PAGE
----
By: Dennis Cook
This is one fine rock 'n' roll album – full of sharp teeth, big ideas and even bigger guitar crescendos. It really should come as no surprise since Oasis hasn't made an outright bad album yet. One may quibble over various chapters but there's no mistaking the artistry and conscious intent of their music. In the group's vernacular, Dig Out Your Soul (released October 6 on Reprise) is the vibe of "Cigarettes & Alchohol" with the musing mind of "Wonderwall." It's a nifty snapshot of guys comfortable enough in their craft to continue experimenting with their sound.
Dig is some of the toughest, smartest material of their career with some of the edge of say Queen's Sheer Heart Attack or Thin Lizzy's Johnny The Fox. It's nigh impossible to escape the specter of the Fab Four in Oasis but now they channel George as well as Lennon-McCartney (and poor Ringo is left to sod off). One hopes they lean heavily on Dig during their upcoming world tour because "Bag It Up," "Waiting For The Rapture" and "Soldier On" have huge live potential. The weakest cuts are the singles, "The Shock of the Lightning" and "I'm Outta Time," which too consciously echoes their Morning Glory period and thus feels kinda dated, though "Time" has a sleepy John Lennon feel that's alright. Better is the Soho-ized Middle Eastern feel of "To Be Where There's Life" and "(Get Off Your) High Horse Lady," a lightly bent handclap ditty that's honestly weird. The thuggish smack of "Ain't Got Nothin'" is pretty swell, too, and not far removed from Grinderman territory.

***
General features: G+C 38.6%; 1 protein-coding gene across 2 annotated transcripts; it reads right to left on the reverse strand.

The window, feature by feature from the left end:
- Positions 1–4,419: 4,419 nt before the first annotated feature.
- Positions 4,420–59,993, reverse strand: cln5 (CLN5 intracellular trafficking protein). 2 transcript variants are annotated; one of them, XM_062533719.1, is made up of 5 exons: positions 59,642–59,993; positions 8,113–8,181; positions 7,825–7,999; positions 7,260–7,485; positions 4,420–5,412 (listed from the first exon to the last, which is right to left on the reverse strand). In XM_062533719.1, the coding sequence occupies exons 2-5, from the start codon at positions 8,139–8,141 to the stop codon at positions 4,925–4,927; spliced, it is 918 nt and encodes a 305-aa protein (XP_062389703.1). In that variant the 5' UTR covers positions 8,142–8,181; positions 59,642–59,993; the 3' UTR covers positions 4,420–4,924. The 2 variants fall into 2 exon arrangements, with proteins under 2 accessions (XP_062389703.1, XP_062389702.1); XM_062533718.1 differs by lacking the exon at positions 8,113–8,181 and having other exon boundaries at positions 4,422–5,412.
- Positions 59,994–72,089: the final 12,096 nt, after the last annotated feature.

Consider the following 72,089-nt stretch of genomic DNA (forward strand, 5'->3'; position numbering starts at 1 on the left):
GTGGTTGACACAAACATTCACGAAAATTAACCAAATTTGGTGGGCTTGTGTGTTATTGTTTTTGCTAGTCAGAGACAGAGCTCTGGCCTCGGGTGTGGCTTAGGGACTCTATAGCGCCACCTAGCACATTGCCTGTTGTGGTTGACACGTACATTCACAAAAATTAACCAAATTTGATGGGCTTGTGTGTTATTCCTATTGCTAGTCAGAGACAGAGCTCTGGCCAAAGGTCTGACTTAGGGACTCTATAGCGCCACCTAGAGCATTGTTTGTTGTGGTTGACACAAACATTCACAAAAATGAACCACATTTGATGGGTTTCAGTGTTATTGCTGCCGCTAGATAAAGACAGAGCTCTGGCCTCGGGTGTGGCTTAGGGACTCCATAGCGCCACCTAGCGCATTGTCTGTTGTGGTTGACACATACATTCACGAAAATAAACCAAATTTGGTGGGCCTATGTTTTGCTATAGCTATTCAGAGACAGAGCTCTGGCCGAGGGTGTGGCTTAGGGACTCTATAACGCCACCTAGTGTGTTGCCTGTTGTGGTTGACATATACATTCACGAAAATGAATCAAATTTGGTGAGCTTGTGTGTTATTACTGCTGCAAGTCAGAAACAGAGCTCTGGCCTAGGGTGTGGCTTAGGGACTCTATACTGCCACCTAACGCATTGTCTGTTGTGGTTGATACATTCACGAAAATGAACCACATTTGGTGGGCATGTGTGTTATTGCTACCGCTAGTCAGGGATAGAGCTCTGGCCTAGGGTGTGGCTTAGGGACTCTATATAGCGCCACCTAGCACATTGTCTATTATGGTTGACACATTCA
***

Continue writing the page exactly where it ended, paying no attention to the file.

Whatever boyish qualities first propelled them to fame (flamboyant bravado from cute English lads IS very charming) are long past and we're left with an incredibly solid rock band with top notch tunes and the skills to execute them in a highly engaging way. When I get the itch for the Gallagher brothers this will likely be the one I reach for, and given their pedigree that's a pretty decent compliment.
You gots to love the Internets, which offer us neat flotsam like this fan produced, highly unofficial video for "To Be Where There's Life" that gets the song's druggy vibe just right.
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